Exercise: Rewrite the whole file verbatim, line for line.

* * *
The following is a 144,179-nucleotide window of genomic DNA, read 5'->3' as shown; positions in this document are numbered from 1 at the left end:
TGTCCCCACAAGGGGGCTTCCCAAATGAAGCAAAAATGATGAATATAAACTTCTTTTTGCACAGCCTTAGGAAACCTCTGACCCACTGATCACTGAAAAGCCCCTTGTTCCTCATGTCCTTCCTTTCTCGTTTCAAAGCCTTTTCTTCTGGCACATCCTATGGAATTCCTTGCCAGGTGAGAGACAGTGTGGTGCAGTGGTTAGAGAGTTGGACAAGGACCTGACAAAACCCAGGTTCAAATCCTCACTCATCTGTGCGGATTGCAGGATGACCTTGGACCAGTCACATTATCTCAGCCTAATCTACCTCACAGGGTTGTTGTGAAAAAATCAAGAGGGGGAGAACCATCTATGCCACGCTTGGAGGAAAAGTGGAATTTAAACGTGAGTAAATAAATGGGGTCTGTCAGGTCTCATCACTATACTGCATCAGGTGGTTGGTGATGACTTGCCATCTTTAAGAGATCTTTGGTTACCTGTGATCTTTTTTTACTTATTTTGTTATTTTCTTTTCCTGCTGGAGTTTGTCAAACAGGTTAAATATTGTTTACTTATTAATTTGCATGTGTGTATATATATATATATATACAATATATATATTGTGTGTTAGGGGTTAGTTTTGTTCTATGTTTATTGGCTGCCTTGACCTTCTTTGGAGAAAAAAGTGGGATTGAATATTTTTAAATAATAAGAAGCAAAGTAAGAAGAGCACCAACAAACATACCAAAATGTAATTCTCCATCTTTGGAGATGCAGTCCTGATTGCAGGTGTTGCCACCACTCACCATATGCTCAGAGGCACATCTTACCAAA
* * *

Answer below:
The following is a 144,179-nucleotide window of genomic DNA, read 5'->3' as shown; positions in this document are numbered from 1 at the left end:
TGTCCCCACAAGGGGGCTTCCCAAATGAAGCAAAAATGATGAATATAAACTTCTTTTTGCACAGCCTTAGGAAACCTCTGACCCACTGATCACTGAAAAGCCCCTTGTTCCTCATGTCCTTCCTTTCTCGTTTCAAAGCCTTTTCTTCTGGCACATCCTATGGAATTCCTTGCCAGGTGAGAGACAGTGTGGTGCAGTGGTTAGAGAGTTGGACAAGGACCTGACAAAACCCAGGTTCAAATCCTCACTCATCTGTGCGGATTGCAGGATGACCTTGGACCAGTCACATTATCTCAGCCTAATCTACCTCACAGGGTTGTTGTGAAAAAATCAAGAGGGGGAGAACCATCTATGCCACGCTTGGAGGAAAAGTGGAATTTAAACGTGAGTAAATAAATGGGGTCTGTCAGGTCTCATCACTATACTGCATCAGGTGGTTGGTGATGACTTGCCATCTTTAAGAGATCTTTGGTTACCTGTGATCTTTTTTTACTTATTTTGTTATTTTCTTTTCCTGCTGGAGTTTGTCAAACAGGTTAAATATTGTTTACTTATTAATTTGCATGTGTGTATATATATATATATATACAATATATATATTGTGTGTTAGGGGTTAGTTTTGTTCTATGTTTATTGGCTGCCTTGACCTTCTTTGGAGAAAAAAGTGGGATTGAATATTTTTAAATAATAAGAAGCAAAGTAAGAAGAGCACCAACAAACATACCAAAATGTAATTCTCCATCTTTGGAGATGCAGTCCTGATTGCAGGTGTTGCCACCACTCACCATATGCTCAGAGGCACATCTTACCAAA